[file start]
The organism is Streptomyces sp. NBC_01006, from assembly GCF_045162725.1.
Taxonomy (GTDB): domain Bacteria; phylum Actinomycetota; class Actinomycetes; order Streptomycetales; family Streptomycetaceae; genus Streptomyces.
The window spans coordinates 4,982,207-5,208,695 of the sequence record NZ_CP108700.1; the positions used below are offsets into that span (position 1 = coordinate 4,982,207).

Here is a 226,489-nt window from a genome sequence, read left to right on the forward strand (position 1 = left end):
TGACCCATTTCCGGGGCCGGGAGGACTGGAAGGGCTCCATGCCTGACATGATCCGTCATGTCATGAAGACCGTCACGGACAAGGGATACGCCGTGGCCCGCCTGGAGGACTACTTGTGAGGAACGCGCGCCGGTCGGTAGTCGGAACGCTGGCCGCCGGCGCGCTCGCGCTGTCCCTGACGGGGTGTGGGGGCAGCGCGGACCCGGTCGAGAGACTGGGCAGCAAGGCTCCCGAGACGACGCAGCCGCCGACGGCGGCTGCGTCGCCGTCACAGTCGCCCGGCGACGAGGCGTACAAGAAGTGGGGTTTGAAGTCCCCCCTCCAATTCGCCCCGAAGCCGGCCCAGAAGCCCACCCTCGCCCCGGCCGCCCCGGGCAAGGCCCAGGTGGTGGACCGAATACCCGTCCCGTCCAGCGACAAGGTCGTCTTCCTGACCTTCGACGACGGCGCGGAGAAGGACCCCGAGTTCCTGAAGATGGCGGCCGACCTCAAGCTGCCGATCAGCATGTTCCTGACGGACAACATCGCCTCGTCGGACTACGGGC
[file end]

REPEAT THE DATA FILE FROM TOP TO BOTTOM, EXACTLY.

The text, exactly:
The organism is Streptomyces sp. NBC_01006, from assembly GCF_045162725.1.
Taxonomy (GTDB): domain Bacteria; phylum Actinomycetota; class Actinomycetes; order Streptomycetales; family Streptomycetaceae; genus Streptomyces.
The window spans coordinates 4,982,207-5,208,695 of the sequence record NZ_CP108700.1; the positions used below are offsets into that span (position 1 = coordinate 4,982,207).

Here is a 226,489-nt window from a genome sequence, read left to right on the forward strand (position 1 = left end):
TGACCCATTTCCGGGGCCGGGAGGACTGGAAGGGCTCCATGCCTGACATGATCCGTCATGTCATGAAGACCGTCACGGACAAGGGATACGCCGTGGCCCGCCTGGAGGACTACTTGTGAGGAACGCGCGCCGGTCGGTAGTCGGAACGCTGGCCGCCGGCGCGCTCGCGCTGTCCCTGACGGGGTGTGGGGGCAGCGCGGACCCGGTCGAGAGACTGGGCAGCAAGGCTCCCGAGACGACGCAGCCGCCGACGGCGGCTGCGTCGCCGTCACAGTCGCCCGGCGACGAGGCGTACAAGAAGTGGGGTTTGAAGTCCCCCCTCCAATTCGCCCCGAAGCCGGCCCAGAAGCCCACCCTCGCCCCGGCCGCCCCGGGCAAGGCCCAGGTGGTGGACCGAATACCCGTCCCGTCCAGCGACAAGGTCGTCTTCCTGACCTTCGACGACGGCGCGGAGAAGGACCCCGAGTTCCTGAAGATGGCGGCCGACCTCAAGCTGCCGATCAGCATGTTCCTGACGGACAACATCGCCTCGTCGGACTACGGGC